TSMC Is On Schedule For Cutting-Edge 3nm Chip Production This Year
There's so much amazing PC hardware on the way this year it seems. Intel is expected to launch its 13th-generation "Raptor Lake" Core processors later this year, and around the same time, AMD should be releasing its Socket AM5 platform and its first DDR5 processors based on the Zen 4 architecture, code-named "Raphael." Both of those big players, as well as NVIDIA, are expected to drop new desktop GPUs in the back half of this year, too.
The overwhelming majority of these chips—even including Intel's Arc GPUs—will be fabricated by the Taiwan Semiconductor Manufacturing Company, or TSMC. TSMC also services critical processor fabrication requirements for Apple, Qualcomm, and basically anyone else producing high-performance semiconductors. That's why, even though it isn't particularly surprising, it's still very good news for all involved to hear that TSMC is on track to begin 3nm production this year.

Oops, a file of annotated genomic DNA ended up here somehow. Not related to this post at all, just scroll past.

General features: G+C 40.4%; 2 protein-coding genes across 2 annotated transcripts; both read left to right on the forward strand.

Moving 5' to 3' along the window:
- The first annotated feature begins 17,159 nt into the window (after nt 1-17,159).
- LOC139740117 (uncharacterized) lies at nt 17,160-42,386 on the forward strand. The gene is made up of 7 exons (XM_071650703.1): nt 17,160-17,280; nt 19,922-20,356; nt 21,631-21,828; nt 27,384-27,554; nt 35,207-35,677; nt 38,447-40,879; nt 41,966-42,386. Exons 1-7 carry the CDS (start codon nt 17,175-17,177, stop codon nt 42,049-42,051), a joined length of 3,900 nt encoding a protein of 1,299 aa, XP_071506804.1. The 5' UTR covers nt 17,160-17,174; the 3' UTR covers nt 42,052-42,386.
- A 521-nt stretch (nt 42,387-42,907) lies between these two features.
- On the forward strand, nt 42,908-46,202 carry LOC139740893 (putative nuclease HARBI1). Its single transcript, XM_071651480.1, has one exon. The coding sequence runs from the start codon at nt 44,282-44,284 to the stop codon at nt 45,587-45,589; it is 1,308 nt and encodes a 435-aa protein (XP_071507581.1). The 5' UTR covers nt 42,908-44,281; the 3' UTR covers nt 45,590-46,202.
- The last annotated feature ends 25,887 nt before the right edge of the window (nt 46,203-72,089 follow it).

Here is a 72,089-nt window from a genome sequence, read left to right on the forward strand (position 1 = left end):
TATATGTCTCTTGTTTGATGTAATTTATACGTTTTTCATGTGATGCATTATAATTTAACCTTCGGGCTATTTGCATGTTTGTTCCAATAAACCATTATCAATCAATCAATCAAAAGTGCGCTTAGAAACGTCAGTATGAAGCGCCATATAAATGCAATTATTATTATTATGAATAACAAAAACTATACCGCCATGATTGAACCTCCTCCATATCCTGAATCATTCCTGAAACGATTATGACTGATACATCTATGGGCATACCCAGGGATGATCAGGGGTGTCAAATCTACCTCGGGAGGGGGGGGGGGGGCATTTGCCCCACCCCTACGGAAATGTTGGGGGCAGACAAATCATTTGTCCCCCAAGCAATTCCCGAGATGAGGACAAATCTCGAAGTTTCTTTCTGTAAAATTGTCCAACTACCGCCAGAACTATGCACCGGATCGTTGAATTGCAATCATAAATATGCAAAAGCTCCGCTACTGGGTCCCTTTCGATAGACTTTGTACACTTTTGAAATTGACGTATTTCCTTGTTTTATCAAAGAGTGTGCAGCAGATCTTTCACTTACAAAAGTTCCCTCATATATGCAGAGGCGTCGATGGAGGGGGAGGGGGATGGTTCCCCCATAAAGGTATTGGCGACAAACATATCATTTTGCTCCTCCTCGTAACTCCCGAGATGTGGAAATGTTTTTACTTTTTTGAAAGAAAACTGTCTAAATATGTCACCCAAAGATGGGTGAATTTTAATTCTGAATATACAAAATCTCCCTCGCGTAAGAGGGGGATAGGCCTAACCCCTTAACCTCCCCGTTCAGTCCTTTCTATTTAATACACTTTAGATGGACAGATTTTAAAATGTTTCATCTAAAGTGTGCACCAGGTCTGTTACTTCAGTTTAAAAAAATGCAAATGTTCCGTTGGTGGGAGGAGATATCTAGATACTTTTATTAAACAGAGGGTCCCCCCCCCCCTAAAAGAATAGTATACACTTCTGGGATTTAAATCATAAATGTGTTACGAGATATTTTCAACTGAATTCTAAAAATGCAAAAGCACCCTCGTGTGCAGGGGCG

TSMC says that, compared with its own 5nm process, its latest bleeding-edge fabrication nodes will offer 70% denser logic. That translates to 15% improved clocks at iso-power, or 30% reduced power consumption at iso-clocks. That 70% improvement in density gives NVIDIA a lot of room to build an even more absurdly-massive monolithic GPU, but it also helps make Intel and AMD's chiplet designs that much more compact, power-efficient and faster.
NVIDIA and AMD's upcoming chips are expected to mostly be on TSMC 5nm, including AMD's Zen 4-based Ryzen 7000 CPUs and some chips within the multi-chip-module RDNA 3-based Navi 30 series, as well as NVIDIA's Ada-architecture RTX 4000 series. However, some chiplets within Navi 30 are expected to be fabbed on the older "N6" process.
For its part, despite Intel having its own fabs, we heard late last year that Team Blue had supposedly cornered the market on 3nm wafers from TSMC. Intel is expected to use that 3nm capacity to build compute chiplets for upcoming Xeon CPUs as well as future GPUs. That circumstance purportedly came after negotiations between Intel, Apple, and TSMC that apparently ended with Intel getting the first 3nm chips.
Finally, it was also recently reported that TSMC's 2nm process is on track for 2025, as detailed on the company's recent earnings call. "Our N2 development is on track," Wei said. "...we are confident that N2 will continue our technology leadership to support customer growth. And we still plan the production in 2025," noted TSMC CEO C. C. Wei.